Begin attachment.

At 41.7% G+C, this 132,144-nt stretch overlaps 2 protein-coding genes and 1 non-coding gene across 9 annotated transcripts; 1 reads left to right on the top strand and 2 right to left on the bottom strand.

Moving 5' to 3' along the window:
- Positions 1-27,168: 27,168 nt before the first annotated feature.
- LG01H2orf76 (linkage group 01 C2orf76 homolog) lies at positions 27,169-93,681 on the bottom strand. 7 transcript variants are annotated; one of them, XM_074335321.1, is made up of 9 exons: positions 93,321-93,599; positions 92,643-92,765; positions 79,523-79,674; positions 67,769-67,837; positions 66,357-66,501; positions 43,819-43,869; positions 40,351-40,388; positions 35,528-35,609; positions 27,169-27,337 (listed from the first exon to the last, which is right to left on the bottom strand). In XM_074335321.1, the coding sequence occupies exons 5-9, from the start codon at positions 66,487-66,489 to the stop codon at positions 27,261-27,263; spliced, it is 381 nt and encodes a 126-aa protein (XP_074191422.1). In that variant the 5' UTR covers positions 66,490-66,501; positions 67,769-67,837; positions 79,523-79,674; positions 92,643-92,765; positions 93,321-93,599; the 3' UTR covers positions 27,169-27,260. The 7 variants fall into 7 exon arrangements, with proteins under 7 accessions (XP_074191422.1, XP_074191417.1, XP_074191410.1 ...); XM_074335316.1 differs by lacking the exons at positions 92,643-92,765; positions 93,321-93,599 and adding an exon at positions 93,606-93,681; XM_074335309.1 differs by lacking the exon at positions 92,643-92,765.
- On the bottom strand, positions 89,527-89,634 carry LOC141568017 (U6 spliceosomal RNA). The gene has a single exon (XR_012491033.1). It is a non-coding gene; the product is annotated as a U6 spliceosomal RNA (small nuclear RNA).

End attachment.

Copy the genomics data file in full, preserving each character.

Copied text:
At 41.7% G+C, this 132,144-nt stretch overlaps 2 protein-coding genes and 1 non-coding gene across 9 annotated transcripts; 1 reads left to right on the top strand and 2 right to left on the bottom strand.

Moving 5' to 3' along the window:
- Positions 1-27,168: 27,168 nt before the first annotated feature.
- LG01H2orf76 (linkage group 01 C2orf76 homolog) lies at positions 27,169-93,681 on the bottom strand. 7 transcript variants are annotated; one of them, XM_074335321.1, is made up of 9 exons: positions 93,321-93,599; positions 92,643-92,765; positions 79,523-79,674; positions 67,769-67,837; positions 66,357-66,501; positions 43,819-43,869; positions 40,351-40,388; positions 35,528-35,609; positions 27,169-27,337 (listed from the first exon to the last, which is right to left on the bottom strand). In XM_074335321.1, the coding sequence occupies exons 5-9, from the start codon at positions 66,487-66,489 to the stop codon at positions 27,261-27,263; spliced, it is 381 nt and encodes a 126-aa protein (XP_074191422.1). In that variant the 5' UTR covers positions 66,490-66,501; positions 67,769-67,837; positions 79,523-79,674; positions 92,643-92,765; positions 93,321-93,599; the 3' UTR covers positions 27,169-27,260. The 7 variants fall into 7 exon arrangements, with proteins under 7 accessions (XP_074191422.1, XP_074191417.1, XP_074191410.1 ...); XM_074335316.1 differs by lacking the exons at positions 92,643-92,765; positions 93,321-93,599 and adding an exon at positions 93,606-93,681; XM_074335309.1 differs by lacking the exon at positions 92,643-92,765.
- On the bottom strand, positions 89,527-89,634 carry LOC141568017 (U6 spliceosomal RNA). The gene has a single exon (XR_012491033.1). It is a non-coding gene; the product is annotated as a U6 spliceosomal RNA (small nuclear RNA).